Why Does My Dog...

Jay Gurden
Why Does My Dog Do That? 
The above question is one canine professionals hear a lot, especially when the dog in question is doing something that their guardians do not understand, or find problematic. Why does my dog bark at other dogs? Why does my dog not toilet in the garden? Why does my dog chase cars? Why does my dog growl at people in the street? These and many more are common questions. The answer that can be guaranteed in any situation is that it has nothing to do with the dog being dominant or attempting to be the boss – so why then do dogs do the things that they do?

At the most basic level, behaviour is communication. As humans, we are able to talk about what we think and feel in any situation, and communicate what we want or need to the others around us verbally. Dogs do not have spoken language but instead interact with the world around them largely through body language, with a well-established pattern of postures, movements, and limited vocalisations. A minimum of a basic understanding of canine body language should be the aim of anyone that spends any time around dogs, in order to be able to read their dogs and the dogs in their immediate environment.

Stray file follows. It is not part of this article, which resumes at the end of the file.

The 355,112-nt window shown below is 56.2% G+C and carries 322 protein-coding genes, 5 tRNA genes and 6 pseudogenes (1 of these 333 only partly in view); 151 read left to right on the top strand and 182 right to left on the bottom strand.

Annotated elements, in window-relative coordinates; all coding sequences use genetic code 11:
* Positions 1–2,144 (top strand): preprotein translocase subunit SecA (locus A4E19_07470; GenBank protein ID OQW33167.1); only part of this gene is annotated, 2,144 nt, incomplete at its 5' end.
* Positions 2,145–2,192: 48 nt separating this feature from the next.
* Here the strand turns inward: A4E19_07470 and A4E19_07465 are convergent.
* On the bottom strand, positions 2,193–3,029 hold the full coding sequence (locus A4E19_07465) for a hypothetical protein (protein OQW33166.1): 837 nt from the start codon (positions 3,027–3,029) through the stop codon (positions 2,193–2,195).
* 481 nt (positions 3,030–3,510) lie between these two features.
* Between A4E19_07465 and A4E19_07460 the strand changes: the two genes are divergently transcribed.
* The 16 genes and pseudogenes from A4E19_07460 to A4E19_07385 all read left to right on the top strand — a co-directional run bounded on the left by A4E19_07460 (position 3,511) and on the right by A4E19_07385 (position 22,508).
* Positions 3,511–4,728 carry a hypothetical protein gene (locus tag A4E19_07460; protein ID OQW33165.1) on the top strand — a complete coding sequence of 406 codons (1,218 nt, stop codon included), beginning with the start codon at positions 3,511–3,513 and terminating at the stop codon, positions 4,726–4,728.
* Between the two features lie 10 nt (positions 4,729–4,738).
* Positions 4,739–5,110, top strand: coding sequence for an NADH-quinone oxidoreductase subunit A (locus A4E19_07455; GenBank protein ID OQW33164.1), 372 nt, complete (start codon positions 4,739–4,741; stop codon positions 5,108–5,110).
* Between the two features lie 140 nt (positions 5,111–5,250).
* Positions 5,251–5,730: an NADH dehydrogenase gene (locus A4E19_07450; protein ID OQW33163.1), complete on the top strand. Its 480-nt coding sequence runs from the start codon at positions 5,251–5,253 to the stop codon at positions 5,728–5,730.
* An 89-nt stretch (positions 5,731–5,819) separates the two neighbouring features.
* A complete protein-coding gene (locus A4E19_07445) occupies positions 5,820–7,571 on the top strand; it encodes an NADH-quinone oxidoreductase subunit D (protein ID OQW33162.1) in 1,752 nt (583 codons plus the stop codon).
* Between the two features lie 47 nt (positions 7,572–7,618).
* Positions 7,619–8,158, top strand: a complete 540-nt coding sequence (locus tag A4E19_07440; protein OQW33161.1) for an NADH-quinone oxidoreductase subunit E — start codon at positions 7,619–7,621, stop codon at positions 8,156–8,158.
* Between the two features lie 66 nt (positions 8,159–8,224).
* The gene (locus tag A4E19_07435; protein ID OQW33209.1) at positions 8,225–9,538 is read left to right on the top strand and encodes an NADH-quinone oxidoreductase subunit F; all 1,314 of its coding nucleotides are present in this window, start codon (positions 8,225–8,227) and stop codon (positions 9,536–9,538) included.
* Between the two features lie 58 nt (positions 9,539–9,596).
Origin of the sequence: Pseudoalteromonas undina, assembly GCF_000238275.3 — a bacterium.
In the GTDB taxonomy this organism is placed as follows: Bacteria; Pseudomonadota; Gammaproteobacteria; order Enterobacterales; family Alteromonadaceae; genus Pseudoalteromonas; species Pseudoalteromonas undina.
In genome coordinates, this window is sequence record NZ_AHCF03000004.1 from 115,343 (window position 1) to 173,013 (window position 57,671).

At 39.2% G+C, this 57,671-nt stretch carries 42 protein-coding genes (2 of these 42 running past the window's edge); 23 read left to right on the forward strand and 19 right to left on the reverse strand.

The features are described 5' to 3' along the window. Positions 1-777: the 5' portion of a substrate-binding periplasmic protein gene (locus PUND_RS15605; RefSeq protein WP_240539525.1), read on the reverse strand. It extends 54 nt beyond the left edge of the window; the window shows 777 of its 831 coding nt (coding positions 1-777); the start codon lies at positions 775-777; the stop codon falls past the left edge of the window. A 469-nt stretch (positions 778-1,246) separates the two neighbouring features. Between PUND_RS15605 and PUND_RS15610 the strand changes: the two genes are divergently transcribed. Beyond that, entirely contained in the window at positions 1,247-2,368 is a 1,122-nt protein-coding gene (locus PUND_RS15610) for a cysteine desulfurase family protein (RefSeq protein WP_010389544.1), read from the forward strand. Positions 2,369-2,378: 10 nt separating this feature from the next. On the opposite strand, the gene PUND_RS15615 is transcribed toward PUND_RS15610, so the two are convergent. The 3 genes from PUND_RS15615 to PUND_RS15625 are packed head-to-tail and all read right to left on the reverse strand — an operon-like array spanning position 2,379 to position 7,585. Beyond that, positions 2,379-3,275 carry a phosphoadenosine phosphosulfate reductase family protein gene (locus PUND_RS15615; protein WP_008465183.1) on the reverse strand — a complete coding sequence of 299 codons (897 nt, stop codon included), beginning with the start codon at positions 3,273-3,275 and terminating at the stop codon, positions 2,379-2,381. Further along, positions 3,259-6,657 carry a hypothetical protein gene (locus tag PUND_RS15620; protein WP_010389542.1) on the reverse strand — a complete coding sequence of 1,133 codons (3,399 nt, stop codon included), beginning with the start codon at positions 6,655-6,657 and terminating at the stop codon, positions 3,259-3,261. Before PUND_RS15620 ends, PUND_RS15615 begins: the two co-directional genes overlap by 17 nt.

The reason why a dog will do anything is that behaviour is a form of communication. When we look at a dog and see what they are doing, the positions of their ears and tail, where they are looking, how they are holding their body, and so on, what we are actually seeing is a representation of the internal state of the dog – a visual signal of what they are feeling and thinking. With practice and education, we can learn to assess the full picture in front of us, that of the dog and the environment around them, to be able to interpret what that dog means by that body position. Once we can begin to understand what the dog is showing us, we can start to know how we can best support and help them in that moment.

Understanding really is key to the bond between humans and their canine companions. Next time your dog does something that you are unsure as to why they would do that, take the time to observe what is going on in detail. What is your dog doing? How does their body language differ from their normal positions? What are they looking at or are they listening to something? Instead of wondering ‘Why does my dog do that?’ think instead ‘What is my dog telling me?’

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